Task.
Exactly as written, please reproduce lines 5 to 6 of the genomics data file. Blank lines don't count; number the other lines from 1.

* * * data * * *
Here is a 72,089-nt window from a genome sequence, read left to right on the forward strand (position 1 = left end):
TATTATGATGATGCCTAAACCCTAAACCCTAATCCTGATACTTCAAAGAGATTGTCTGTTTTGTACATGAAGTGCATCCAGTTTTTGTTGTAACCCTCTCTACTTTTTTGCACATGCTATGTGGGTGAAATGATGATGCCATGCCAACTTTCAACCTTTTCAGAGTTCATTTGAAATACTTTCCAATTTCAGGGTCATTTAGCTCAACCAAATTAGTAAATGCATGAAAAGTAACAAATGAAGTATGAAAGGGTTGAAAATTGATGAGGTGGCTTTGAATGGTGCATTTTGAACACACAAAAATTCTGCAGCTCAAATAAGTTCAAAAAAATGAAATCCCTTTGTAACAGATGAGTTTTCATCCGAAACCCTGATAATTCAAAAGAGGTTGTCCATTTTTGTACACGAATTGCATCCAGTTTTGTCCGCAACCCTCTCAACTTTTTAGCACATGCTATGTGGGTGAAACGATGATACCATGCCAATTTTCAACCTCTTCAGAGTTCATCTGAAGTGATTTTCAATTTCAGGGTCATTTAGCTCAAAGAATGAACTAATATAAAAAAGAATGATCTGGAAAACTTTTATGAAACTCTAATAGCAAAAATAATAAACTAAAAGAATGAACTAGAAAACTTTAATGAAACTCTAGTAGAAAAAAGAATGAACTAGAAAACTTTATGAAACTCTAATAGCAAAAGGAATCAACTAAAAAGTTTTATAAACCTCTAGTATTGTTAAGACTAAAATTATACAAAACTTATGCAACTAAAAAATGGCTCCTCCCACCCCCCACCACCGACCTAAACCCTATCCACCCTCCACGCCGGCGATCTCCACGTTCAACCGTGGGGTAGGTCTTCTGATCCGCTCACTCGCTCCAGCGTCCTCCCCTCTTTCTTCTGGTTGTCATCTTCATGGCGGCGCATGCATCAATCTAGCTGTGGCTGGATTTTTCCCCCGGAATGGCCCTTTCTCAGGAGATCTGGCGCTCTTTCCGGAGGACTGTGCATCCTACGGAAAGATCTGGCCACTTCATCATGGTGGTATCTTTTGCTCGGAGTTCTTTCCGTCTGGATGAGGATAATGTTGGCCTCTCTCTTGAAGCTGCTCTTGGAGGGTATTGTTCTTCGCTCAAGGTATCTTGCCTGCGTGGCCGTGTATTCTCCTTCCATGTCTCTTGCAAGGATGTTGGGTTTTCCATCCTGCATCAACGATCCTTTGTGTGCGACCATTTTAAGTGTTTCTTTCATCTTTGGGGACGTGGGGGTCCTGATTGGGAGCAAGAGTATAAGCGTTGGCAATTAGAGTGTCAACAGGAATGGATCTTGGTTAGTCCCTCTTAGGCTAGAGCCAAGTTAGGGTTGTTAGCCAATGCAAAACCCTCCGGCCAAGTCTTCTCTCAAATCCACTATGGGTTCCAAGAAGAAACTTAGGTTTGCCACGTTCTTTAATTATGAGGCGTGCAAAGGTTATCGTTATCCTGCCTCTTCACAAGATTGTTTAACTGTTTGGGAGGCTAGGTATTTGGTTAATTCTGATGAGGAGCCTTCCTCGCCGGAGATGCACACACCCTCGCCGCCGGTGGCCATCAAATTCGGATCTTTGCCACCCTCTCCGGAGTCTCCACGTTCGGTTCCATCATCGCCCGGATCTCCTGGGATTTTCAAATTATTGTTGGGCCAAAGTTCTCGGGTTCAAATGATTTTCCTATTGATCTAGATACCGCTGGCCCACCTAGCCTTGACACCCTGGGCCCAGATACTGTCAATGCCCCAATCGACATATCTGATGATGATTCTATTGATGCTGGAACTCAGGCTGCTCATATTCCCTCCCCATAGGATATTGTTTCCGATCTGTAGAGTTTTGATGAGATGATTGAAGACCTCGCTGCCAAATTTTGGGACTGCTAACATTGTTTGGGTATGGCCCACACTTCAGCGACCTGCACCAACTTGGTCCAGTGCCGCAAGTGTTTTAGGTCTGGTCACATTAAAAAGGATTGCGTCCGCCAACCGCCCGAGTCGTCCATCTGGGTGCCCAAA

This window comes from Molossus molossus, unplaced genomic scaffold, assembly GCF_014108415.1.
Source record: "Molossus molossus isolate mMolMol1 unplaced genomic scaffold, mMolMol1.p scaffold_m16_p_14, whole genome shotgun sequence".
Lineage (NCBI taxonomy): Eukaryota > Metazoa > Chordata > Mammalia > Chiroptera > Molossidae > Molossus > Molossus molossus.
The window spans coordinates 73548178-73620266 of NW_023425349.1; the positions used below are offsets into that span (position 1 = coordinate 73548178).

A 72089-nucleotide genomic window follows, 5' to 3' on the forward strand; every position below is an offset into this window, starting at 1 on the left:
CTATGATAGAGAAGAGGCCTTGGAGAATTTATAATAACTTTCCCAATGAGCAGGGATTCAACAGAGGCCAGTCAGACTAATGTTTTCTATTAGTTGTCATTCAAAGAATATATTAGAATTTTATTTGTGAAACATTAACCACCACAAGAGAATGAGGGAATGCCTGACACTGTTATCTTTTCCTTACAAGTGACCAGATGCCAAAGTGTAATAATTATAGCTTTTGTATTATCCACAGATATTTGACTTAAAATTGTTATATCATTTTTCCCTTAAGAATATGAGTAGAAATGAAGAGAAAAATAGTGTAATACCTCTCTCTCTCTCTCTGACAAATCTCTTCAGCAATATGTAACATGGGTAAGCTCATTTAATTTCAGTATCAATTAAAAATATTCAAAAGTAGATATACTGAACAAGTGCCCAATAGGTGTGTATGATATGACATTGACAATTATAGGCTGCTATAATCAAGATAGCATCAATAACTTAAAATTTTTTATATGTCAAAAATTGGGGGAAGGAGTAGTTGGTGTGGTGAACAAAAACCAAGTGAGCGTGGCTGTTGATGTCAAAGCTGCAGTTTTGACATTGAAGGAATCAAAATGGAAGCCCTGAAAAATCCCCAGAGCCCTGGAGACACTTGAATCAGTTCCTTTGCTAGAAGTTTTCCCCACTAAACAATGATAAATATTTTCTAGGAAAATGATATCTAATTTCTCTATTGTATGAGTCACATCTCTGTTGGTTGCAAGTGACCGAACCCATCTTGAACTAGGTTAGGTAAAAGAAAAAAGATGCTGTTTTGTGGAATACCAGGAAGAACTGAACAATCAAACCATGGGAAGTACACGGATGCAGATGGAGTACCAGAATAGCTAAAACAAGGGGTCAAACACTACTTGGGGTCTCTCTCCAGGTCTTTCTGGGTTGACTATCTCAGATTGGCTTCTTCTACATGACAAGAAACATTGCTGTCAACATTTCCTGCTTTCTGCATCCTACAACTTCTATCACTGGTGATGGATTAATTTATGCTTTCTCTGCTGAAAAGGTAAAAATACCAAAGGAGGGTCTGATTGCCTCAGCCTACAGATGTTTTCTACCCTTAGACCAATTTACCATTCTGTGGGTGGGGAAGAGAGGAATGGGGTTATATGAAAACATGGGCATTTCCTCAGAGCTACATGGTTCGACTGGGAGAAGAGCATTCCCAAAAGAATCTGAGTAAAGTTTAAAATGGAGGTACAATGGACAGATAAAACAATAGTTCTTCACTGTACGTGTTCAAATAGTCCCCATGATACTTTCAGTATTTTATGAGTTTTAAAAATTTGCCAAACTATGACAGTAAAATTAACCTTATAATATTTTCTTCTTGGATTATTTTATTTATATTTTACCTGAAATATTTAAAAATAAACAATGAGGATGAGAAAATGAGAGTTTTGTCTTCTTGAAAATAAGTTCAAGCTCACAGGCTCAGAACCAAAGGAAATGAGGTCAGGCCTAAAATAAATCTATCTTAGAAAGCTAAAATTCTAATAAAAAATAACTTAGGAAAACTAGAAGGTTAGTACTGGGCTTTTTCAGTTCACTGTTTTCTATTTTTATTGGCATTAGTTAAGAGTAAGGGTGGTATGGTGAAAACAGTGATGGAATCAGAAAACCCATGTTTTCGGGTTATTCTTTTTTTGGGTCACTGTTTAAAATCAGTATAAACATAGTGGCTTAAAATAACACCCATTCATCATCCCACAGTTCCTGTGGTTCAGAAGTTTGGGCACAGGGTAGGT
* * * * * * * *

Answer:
Lineage (NCBI taxonomy): Eukaryota > Metazoa > Chordata > Mammalia > Chiroptera > Molossidae > Molossus > Molossus molossus.
The window spans coordinates 73548178-73620266 of NW_023425349.1; the positions used below are offsets into that span (position 1 = coordinate 73548178).